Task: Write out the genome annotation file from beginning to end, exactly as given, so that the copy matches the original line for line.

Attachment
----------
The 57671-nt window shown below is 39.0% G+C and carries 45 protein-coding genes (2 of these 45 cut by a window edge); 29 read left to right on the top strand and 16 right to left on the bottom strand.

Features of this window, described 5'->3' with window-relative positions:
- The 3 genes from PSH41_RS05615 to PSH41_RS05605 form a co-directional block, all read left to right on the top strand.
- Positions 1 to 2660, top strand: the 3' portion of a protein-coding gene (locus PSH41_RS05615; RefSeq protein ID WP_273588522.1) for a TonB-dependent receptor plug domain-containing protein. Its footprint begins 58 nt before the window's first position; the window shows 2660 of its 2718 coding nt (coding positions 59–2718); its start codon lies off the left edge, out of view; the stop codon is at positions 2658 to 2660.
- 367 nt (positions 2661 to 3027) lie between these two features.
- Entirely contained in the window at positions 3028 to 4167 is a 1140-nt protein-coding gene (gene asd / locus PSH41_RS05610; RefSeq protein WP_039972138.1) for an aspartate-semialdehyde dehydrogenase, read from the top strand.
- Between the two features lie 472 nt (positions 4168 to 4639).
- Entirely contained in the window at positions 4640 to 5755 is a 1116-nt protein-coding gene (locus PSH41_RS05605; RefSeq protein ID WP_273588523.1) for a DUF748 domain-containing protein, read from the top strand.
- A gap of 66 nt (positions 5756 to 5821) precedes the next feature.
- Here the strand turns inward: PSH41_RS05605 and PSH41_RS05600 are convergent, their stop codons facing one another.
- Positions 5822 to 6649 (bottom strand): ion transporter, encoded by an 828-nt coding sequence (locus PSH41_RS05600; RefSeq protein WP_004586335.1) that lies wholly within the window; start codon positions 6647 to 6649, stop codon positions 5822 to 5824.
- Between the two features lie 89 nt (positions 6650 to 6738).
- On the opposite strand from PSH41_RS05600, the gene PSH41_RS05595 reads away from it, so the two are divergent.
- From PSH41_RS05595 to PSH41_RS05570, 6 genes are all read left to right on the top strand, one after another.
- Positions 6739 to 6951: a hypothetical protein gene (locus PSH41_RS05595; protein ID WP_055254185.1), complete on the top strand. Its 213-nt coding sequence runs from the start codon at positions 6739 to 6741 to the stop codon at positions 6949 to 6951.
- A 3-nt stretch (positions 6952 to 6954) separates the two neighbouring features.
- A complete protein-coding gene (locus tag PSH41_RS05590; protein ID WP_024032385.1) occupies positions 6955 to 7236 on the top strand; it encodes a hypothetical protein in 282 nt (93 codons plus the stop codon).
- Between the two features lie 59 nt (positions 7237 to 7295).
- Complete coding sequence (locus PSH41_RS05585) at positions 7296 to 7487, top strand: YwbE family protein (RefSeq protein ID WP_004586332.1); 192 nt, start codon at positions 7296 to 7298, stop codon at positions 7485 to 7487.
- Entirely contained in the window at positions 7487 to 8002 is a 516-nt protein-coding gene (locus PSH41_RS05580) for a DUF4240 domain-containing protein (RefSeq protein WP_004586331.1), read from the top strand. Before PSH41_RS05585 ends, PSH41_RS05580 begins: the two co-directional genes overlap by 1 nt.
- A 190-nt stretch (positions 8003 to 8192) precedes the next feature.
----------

The 57671-nt window shown below is 39.0% G+C and carries 45 protein-coding genes (2 of these 45 cut by a window edge); 29 read left to right on the top strand and 16 right to left on the bottom strand.

Features of this window, described 5'->3' with window-relative positions:
- The 3 genes from PSH41_RS05615 to PSH41_RS05605 form a co-directional block, all read left to right on the top strand.
- Positions 1 to 2660, top strand: the 3' portion of a protein-coding gene (locus PSH41_RS05615; RefSeq protein ID WP_273588522.1) for a TonB-dependent receptor plug domain-containing protein. Its footprint begins 58 nt before the window's first position; the window shows 2660 of its 2718 coding nt (coding positions 59–2718); its start codon lies off the left edge, out of view; the stop codon is at positions 2658 to 2660.
- 367 nt (positions 2661 to 3027) lie between these two features.
- Entirely contained in the window at positions 3028 to 4167 is a 1140-nt protein-coding gene (gene asd / locus PSH41_RS05610; RefSeq protein WP_039972138.1) for an aspartate-semialdehyde dehydrogenase, read from the top strand.
- Between the two features lie 472 nt (positions 4168 to 4639).
- Entirely contained in the window at positions 4640 to 5755 is a 1116-nt protein-coding gene (locus PSH41_RS05605; RefSeq protein ID WP_273588523.1) for a DUF748 domain-containing protein, read from the top strand.
- A gap of 66 nt (positions 5756 to 5821) precedes the next feature.
- Here the strand turns inward: PSH41_RS05605 and PSH41_RS05600 are convergent, their stop codons facing one another.
- Positions 5822 to 6649 (bottom strand): ion transporter, encoded by an 828-nt coding sequence (locus PSH41_RS05600; RefSeq protein WP_004586335.1) that lies wholly within the window; start codon positions 6647 to 6649, stop codon positions 5822 to 5824.
- Between the two features lie 89 nt (positions 6650 to 6738).
- On the opposite strand from PSH41_RS05600, the gene PSH41_RS05595 reads away from it, so the two are divergent.
- From PSH41_RS05595 to PSH41_RS05570, 6 genes are all read left to right on the top strand, one after another.
- Positions 6739 to 6951: a hypothetical protein gene (locus PSH41_RS05595; protein ID WP_055254185.1), complete on the top strand. Its 213-nt coding sequence runs from the start codon at positions 6739 to 6741 to the stop codon at positions 6949 to 6951.
- A 3-nt stretch (positions 6952 to 6954) separates the two neighbouring features.
- A complete protein-coding gene (locus tag PSH41_RS05590; protein ID WP_024032385.1) occupies positions 6955 to 7236 on the top strand; it encodes a hypothetical protein in 282 nt (93 codons plus the stop codon).
- Between the two features lie 59 nt (positions 7237 to 7295).
- Complete coding sequence (locus PSH41_RS05585) at positions 7296 to 7487, top strand: YwbE family protein (RefSeq protein ID WP_004586332.1); 192 nt, start codon at positions 7296 to 7298, stop codon at positions 7485 to 7487.
- Entirely contained in the window at positions 7487 to 8002 is a 516-nt protein-coding gene (locus PSH41_RS05580) for a DUF4240 domain-containing protein (RefSeq protein WP_004586331.1), read from the top strand. Before PSH41_RS05585 ends, PSH41_RS05580 begins: the two co-directional genes overlap by 1 nt.
- A 190-nt stretch (positions 8003 to 8192) precedes the next feature.